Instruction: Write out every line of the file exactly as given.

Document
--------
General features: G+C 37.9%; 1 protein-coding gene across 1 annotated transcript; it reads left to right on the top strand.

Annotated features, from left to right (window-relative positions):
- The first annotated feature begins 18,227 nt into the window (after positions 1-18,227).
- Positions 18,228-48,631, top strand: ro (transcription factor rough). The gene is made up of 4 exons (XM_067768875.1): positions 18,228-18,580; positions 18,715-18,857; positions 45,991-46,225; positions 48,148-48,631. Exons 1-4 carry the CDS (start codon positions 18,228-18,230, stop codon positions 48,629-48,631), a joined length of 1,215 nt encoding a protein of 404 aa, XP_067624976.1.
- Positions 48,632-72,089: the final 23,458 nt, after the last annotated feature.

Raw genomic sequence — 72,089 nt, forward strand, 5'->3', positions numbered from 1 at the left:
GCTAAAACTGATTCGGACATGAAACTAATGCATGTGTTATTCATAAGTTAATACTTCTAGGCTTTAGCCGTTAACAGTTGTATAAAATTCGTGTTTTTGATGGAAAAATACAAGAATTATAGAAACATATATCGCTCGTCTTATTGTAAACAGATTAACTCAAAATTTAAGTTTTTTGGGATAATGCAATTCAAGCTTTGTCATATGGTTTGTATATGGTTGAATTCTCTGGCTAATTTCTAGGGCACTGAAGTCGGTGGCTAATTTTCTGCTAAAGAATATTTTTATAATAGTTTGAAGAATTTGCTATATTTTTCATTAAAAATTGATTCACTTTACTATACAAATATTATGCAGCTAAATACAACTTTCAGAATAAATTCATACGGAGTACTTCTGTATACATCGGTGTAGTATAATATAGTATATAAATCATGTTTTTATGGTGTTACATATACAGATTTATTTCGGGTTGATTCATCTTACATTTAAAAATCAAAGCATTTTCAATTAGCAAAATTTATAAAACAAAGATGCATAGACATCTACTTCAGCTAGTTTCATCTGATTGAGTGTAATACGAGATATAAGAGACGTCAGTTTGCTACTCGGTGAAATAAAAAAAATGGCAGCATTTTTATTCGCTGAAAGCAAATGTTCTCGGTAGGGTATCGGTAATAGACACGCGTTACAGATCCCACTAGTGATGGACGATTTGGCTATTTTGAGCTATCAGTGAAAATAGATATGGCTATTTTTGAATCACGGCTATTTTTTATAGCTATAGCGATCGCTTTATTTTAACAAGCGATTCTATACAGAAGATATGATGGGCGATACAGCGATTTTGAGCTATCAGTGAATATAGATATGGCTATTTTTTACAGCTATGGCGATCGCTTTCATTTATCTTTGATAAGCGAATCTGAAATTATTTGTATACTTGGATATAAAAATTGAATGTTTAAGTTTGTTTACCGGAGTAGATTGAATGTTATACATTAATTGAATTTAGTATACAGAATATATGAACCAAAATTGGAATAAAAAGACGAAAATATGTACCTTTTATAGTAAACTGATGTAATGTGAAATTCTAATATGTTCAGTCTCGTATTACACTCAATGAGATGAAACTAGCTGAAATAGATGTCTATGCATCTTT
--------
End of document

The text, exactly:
General features: G+C 37.9%; 1 protein-coding gene across 1 annotated transcript; it reads left to right on the top strand.

Annotated features, from left to right (window-relative positions):
- The first annotated feature begins 18,227 nt into the window (after positions 1-18,227).
- Positions 18,228-48,631, top strand: ro (transcription factor rough). The gene is made up of 4 exons (XM_067768875.1): positions 18,228-18,580; positions 18,715-18,857; positions 45,991-46,225; positions 48,148-48,631. Exons 1-4 carry the CDS (start codon positions 18,228-18,230, stop codon positions 48,629-48,631), a joined length of 1,215 nt encoding a protein of 404 aa, XP_067624976.1.
- Positions 48,632-72,089: the final 23,458 nt, after the last annotated feature.

Raw genomic sequence — 72,089 nt, forward strand, 5'->3', positions numbered from 1 at the left:
GCTAAAACTGATTCGGACATGAAACTAATGCATGTGTTATTCATAAGTTAATACTTCTAGGCTTTAGCCGTTAACAGTTGTATAAAATTCGTGTTTTTGATGGAAAAATACAAGAATTATAGAAACATATATCGCTCGTCTTATTGTAAACAGATTAACTCAAAATTTAAGTTTTTTGGGATAATGCAATTCAAGCTTTGTCATATGGTTTGTATATGGTTGAATTCTCTGGCTAATTTCTAGGGCACTGAAGTCGGTGGCTAATTTTCTGCTAAAGAATATTTTTATAATAGTTTGAAGAATTTGCTATATTTTTCATTAAAAATTGATTCACTTTACTATACAAATATTATGCAGCTAAATACAACTTTCAGAATAAATTCATACGGAGTACTTCTGTATACATCGGTGTAGTATAATATAGTATATAAATCATGTTTTTATGGTGTTACATATACAGATTTATTTCGGGTTGATTCATCTTACATTTAAAAATCAAAGCATTTTCAATTAGCAAAATTTATAAAACAAAGATGCATAGACATCTACTTCAGCTAGTTTCATCTGATTGAGTGTAATACGAGATATAAGAGACGTCAGTTTGCTACTCGGTGAAATAAAAAAAATGGCAGCATTTTTATTCGCTGAAAGCAAATGTTCTCGGTAGGGTATCGGTAATAGACACGCGTTACAGATCCCACTAGTGATGGACGATTTGGCTATTTTGAGCTATCAGTGAAAATAGATATGGCTATTTTTGAATCACGGCTATTTTTTATAGCTATAGCGATCGCTTTATTTTAACAAGCGATTCTATACAGAAGATATGATGGGCGATACAGCGATTTTGAGCTATCAGTGAATATAGATATGGCTATTTTTTACAGCTATGGCGATCGCTTTCATTTATCTTTGATAAGCGAATCTGAAATTATTTGTATACTTGGATATAAAAATTGAATGTTTAAGTTTGTTTACCGGAGTAGATTGAATGTTATACATTAATTGAATTTAGTATACAGAATATATGAACCAAAATTGGAATAAAAAGACGAAAATATGTACCTTTTATAGTAAACTGATGTAATGTGAAATTCTAATATGTTCAGTCTCGTATTACACTCAATGAGATGAAACTAGCTGAAATAGATGTCTATGCATCTTT